Dad in Afghanistan
Sgt. 1st Class Eric Smith also knows what it's like to be away from home during the holidays. He spent time on active duty before joining the 221st and also served in Afghanistan during the unit's last deployment. But for Smith, who is stationed in Salerno, Afghanistan, it's hard no matter what time of year it is.
“I think the hardest part about being away from home is not seeing my four children grow up,” Smith said. “I missed my youngest's first birthday, his first step and so on and so on. And it's really hard on the kids. They really don't know what to make of the deployment. All they want is for me to come home.”
It's even more difficult when the holidays roll around.
“Being away from my loved ones is hard, but it's even harder now … I can't help but think of all the love and thankfulness that the holidays bring,” he said.
Wife is his ‘hero'
As difficult and painful as it is to be away from his wife and four children, the experience makes Smith realize how thankful he is for his loving family.
“I am most thankful for my family, especially my wife; she has been my biggest supporter!” Smith said. “I don't know where I would be without her. She always makes me feel loved, and she's always been there for me.
“I think she and many women like her have the hardest jobs there are!,” Smith added. “She has to be the mom and dad in my absence. She has to take care of everything until I am home. My job is somewhat easy compared to hers.”
He concluded with a statement few in uniform would argue with:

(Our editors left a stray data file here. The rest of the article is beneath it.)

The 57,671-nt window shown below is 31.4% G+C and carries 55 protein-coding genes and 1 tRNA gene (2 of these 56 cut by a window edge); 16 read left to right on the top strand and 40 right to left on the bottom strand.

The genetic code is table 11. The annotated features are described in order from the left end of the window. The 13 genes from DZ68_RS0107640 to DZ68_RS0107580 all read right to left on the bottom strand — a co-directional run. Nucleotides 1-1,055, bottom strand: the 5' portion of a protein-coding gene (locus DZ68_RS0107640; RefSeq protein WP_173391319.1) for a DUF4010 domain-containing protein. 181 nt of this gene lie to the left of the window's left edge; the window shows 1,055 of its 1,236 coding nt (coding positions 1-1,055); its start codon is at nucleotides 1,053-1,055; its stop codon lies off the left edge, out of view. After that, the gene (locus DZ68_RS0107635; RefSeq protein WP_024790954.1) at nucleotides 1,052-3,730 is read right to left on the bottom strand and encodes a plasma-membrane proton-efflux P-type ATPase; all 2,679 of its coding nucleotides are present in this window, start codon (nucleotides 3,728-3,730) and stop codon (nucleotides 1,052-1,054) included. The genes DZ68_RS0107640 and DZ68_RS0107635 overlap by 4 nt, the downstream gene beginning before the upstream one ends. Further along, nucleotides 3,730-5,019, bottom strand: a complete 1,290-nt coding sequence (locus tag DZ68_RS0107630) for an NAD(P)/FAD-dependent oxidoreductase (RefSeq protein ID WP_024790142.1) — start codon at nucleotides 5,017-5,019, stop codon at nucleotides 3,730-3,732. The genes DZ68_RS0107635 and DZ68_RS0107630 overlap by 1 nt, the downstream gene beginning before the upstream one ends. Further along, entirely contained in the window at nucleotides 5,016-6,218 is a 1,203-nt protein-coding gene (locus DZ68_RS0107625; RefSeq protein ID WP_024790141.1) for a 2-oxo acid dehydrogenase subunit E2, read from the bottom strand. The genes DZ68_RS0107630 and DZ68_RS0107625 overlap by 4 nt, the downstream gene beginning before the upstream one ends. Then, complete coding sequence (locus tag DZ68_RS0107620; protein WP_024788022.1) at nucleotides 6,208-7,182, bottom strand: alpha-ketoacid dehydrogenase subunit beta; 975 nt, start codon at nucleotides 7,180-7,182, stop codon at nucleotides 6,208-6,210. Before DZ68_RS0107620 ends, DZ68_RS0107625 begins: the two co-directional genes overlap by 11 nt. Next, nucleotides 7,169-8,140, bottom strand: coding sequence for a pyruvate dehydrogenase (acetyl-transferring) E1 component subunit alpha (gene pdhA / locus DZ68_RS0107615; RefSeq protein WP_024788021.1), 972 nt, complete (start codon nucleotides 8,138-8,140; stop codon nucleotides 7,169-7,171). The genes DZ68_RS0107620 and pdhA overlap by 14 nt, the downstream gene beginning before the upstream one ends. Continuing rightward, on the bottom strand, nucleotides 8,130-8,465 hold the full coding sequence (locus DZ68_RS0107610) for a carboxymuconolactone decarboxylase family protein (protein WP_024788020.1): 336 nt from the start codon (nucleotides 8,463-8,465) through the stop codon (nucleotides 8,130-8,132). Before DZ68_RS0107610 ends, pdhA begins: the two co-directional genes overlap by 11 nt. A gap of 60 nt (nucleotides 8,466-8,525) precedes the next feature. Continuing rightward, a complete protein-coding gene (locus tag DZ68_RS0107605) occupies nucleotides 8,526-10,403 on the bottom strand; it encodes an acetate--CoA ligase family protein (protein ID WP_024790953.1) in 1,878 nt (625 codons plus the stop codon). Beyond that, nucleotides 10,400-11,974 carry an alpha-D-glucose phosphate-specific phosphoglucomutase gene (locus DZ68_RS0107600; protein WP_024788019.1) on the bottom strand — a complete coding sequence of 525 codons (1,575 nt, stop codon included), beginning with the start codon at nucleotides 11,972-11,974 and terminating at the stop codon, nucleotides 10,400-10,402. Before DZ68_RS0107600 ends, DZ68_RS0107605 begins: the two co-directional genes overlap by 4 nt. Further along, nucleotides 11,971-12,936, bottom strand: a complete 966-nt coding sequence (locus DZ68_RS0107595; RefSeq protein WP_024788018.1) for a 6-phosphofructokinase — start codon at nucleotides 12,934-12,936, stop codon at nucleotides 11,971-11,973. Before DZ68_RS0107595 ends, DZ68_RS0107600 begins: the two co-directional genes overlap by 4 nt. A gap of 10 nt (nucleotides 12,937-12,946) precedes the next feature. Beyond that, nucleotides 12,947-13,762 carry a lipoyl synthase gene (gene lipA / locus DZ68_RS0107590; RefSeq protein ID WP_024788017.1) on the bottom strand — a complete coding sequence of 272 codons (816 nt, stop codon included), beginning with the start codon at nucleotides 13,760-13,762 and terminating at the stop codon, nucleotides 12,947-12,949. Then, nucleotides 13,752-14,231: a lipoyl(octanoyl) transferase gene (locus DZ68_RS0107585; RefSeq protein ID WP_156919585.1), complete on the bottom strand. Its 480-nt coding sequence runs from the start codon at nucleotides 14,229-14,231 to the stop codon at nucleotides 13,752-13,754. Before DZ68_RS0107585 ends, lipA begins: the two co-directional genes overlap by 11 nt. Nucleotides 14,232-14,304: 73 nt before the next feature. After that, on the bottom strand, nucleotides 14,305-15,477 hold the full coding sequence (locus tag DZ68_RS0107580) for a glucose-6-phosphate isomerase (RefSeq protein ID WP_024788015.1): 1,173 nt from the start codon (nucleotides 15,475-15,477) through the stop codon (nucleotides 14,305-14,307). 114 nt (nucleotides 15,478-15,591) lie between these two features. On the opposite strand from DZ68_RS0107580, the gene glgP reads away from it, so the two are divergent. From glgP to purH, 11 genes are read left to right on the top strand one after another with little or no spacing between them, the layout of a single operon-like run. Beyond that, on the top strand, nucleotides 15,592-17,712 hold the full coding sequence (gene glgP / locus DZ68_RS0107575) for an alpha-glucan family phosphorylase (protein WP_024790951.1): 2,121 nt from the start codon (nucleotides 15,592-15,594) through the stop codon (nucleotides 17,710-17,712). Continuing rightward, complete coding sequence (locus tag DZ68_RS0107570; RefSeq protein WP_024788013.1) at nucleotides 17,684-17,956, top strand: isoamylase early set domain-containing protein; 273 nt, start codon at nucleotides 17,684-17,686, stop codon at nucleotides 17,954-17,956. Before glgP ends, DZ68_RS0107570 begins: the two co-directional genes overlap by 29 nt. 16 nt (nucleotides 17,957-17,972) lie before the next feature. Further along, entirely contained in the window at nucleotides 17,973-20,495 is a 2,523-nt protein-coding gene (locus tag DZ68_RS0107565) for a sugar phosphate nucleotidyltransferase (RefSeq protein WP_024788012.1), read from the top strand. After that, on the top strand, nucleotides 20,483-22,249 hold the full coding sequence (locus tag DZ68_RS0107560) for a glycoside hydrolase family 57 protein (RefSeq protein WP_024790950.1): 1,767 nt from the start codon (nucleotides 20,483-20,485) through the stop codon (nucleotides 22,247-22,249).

“She and women like her are my heroes — the families are the ones that make the ultimate sacrifice.”
Soldiers are family
While being away from home for the holidays isn't fun, there is a bit of consolation for soldiers.
A deployment creates bonds rarely seen by those who have not experienced it. Soldiers live with each other day in and day out — they work, eat and sleep together, and see each other at their best and worst. It's nearly impossible to not form a family-like bond.
“My soldiers are my family,” Smith said. “We argue and we laugh just like most families do, then we have a big group hug when it's all said and done. It kind of lets you know that you are not alone in Afghanistan.”
“I think we have it easy,” he said. “There are 30 other guys right here going through the same thing that I am, and having those people here who understand, it makes the holidays a lot easier.”
—Nick Pease wrote this column for the News-Sentinel in Ft. Wayne, Ind.
Anderson University is a private Christian university of 2,750 undergraduate and graduate students in central Indiana. Anderson continues to be recognized as a top Christian college: in 2008, U.S. News and World Report ranked Anderson University among the best colleges and universities in the Midwest for the fourth consecutive year. Established in 1917 by the Church of God, Anderson University offers more than 65 undergraduate majors and graduate programs in business, education, music, nursing and theology.